After lengthy consideration, it is the will of the Führer that the measures taken against those who are guilty of offenses against the Reich or against the occupation forces in occupied areas should be altered. The Führer is of the opinion that in such cases penal servitude or even a hard labor sentence for life will be regarded as a sign of weakness. An effective and lasting deterrent can be achieved only by the death penalty or by taking measures which will leave the family and the population uncertain as to the fate of the offender. Deportation to Germany serves this purpose.
German Field Marshall Wilhelm Keitel also issued a letter stating,
Efficient and enduring intimidation can only be achieved either by capital punishment or by measures by which the relatives of the criminals do not know the fate of the criminal…The prisoners are, in future, to be transported to Germany secretly, and further treatment of the offenders will take place here; these measures will have a deterrent effect because: A. The prisoners will vanish without a trace. B. No information may be given as to their whereabouts or their fate.
Victims were primarily from France, Belgium and Holland. Arrested in the middle of the night, they would be secreted away to far away prisons where they would be questioned and tortured. If they survived, they would be placed in the concentration camps of Natzweiler or Gross-Rosen.
December 8, 1941
The United States and Great Britain declared war on Japan.
The United States entered World War II and President Roosevelt delivered a speech to a joint session of the U.S. Congress in which he described the previous day as “a date which will live in infamy…”
Japanese troops landed in the Philippines, French Indochina (Vietnam, Laos, Cambodia), and British Singapore.
The Chelmno extermination camp became operational in occupied Poland near Lodz. Jews taken to Chelmno were placed in mobile gas vans and driven to a burial place. Carbon monoxide fed from the engine exhaust into the sealed rear compartment killed them. The first victims included 5,000 Roma (Gypsies) who had been deported from the Reich.
December 9, 1941
China declared war on Japan.
December 10, 1941
Japanese forces invaded the Philippines and seized Guam.
December 11, 1941
Germany and Italy declared war on the United States.
Hours later, President Roosevelt asked Congress for a declaration of war on Germany saying,
Never before has there been a greater challenge to life, liberty and civilization.
The U.S. entered the war in Europe.
Japanese forces invaded Burma.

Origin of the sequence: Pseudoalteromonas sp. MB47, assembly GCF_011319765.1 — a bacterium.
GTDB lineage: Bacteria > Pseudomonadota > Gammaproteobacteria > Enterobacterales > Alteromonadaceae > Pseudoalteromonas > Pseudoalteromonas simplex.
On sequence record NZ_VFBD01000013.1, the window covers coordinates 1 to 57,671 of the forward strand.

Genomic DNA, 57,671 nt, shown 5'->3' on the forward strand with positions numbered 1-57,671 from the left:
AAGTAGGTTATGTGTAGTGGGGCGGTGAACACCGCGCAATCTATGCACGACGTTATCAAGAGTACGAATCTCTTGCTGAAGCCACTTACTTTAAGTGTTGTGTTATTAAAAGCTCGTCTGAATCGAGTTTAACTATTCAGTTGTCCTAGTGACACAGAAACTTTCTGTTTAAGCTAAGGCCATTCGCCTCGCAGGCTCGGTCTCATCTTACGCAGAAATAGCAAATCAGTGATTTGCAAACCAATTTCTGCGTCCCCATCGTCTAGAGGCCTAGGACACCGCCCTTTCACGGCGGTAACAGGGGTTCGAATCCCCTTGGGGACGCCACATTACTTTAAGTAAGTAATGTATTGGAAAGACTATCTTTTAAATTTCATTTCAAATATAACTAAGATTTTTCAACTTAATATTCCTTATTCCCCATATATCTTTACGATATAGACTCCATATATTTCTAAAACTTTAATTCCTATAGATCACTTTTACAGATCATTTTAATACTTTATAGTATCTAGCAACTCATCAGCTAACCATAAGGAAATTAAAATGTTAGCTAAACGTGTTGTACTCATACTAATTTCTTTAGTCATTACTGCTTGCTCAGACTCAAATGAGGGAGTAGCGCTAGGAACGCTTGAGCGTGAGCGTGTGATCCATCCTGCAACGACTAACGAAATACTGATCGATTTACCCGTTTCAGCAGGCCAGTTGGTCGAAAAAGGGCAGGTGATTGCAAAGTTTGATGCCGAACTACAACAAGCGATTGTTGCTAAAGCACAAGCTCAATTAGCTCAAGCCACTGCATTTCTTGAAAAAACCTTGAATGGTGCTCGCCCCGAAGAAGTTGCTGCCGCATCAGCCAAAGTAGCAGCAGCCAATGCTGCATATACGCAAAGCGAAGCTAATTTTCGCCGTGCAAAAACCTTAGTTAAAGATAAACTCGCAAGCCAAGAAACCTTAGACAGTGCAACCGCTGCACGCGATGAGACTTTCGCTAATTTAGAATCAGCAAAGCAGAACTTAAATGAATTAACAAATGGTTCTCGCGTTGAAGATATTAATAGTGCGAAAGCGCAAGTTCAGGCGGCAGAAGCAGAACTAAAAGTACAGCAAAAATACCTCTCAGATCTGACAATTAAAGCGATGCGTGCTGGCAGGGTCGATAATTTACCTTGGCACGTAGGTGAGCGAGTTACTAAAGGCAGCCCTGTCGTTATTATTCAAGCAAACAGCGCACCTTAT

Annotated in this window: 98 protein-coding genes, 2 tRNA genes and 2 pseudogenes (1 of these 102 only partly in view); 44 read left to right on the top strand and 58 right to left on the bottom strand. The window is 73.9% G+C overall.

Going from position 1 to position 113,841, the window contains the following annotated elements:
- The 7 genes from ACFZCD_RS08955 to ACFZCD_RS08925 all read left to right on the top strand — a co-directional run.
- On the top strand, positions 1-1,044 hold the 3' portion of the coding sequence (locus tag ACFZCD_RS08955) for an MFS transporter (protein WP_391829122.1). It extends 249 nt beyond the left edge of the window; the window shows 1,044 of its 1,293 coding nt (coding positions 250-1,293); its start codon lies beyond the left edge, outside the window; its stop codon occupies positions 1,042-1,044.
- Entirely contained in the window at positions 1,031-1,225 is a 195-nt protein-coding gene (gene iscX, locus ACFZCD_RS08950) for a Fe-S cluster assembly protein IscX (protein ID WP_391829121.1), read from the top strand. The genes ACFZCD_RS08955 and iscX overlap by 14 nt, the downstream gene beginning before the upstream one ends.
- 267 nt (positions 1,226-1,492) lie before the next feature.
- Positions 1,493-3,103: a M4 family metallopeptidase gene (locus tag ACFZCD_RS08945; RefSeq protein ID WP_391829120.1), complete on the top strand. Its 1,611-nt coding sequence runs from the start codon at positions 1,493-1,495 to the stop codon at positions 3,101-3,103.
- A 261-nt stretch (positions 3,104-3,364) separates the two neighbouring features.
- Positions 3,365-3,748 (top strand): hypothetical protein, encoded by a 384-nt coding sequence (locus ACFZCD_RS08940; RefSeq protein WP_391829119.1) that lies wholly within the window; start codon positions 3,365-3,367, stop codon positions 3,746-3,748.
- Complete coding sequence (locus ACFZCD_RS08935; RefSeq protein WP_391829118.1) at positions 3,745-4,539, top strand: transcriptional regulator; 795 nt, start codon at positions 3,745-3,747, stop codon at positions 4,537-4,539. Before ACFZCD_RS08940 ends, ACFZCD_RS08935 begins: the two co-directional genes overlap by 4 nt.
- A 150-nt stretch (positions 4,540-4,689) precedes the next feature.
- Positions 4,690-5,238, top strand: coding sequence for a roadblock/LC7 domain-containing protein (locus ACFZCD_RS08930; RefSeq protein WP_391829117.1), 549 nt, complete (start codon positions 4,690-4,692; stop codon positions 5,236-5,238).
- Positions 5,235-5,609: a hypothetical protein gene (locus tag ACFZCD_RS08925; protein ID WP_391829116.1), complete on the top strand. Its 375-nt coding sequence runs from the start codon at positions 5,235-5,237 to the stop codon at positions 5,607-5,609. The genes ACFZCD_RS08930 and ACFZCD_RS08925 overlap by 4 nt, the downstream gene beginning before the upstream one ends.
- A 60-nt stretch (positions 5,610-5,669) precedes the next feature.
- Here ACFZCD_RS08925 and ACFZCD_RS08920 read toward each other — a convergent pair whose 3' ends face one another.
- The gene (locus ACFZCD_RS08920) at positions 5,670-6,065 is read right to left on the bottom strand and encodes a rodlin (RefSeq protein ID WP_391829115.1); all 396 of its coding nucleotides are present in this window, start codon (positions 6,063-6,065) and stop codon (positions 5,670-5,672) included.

December 12, 1941
The ship Struma, carrying 769 Jews, left Romania for Palestine. British authorities later denied permission for the passengers to disembark. (In February 1942, it sailed back into the Black Sea where it was intercepted by a Russian submarine and sunk as an “enemy target.”)
December 15, 1941
The first Japanese merchant ship was sunk by a U.S. submarine.
December 16, 1941
Japanese forces invaded British Borneo.
German General Erwin Rommel began a retreat to El Agheila in North Africa.
During a cabinet meeting, Hans Frank, Gauleiter (Governor General) of Poland, stated,
Gentlemen, I must ask you to rid yourselves of all feeling of pity. We must annihilate the Jews wherever we find them and wherever it is possible in order to maintain there the structure of the Reich as a whole…
December 17, 1941
Admiral Chester W. Nimitz became Commander of the U.S. Pacific Fleet.
December 18, 1941
Japanese forces invaded Hong Kong.
December 19, 1941
Adolf Hitler took complete control of the German Army.
December 22, 1941
Japanese forces invaded Luzon in the Philippines.
December 23, 1941
In the Philippines, General Douglas MacArthur began a withdrawal from Manila to Bataan.
Japanese forces took Wake Island.
December 25, 1941
The British surrendered at Hong Kong.
December 26, 1941
Manila was declared an open city.
December 27, 1941
The Japanese bombed Manila.
This series of posts is based on a compilation of timelines from:
The History Place:
Most recent post from the series:
© Cindy Farrar Bryan and The Arrowhead Club, 2019
As the Monty Python catchphrase goes, and now for something completely different! I ran across Potato Pete during some of my research and thought he deserved a moment in the spotlight.
I found in the excellent book, World War II Chronicle by the Editors of Publications International, Ltd., that in September 1941, the British Food Ministry created the character Potato Pete and launched the Dig for Victory campaign to promote the idea for British citizens, in a time of war and food rationing, to plant and eat plenty of un-rationed potatoes.
KIng’s College in London’s Internet Archives Exhibition features the Potato Pete Recipe book, which notes…
Doctors advise each of us to eat at least 12 ozs. and if possible 1lb. of potatoes each day.
…and reminds us to save the cooking water as a base for soup, in addition to instructions on the various ways to cook potatoes and a multitude of recipes. The book provides recipes for soups and salads, breakfast and dinner, and even tea – who knew one could make scones with potatoes?
I intend to try out a few of the recipes as soon as I purchase a new set of measuring spoons – ones that measure a saltspoonful and a dessertspoonful – and as soon as I discover the conversion factor for a “gill” of milk.
In 2017, Country Life Magazine featured an article about Potato Pete along with a couple of recipes and the news that a book called Victory in the Kitchen – Wartime Recipes, a collection of recipes from the Second World War, has been published and is available from the shop at the Imperial War Museum.
Now I just need to get out of my desk chair and into the kitchen…
© Cindy Farrar Bryan and The Arrowhead Club, 2019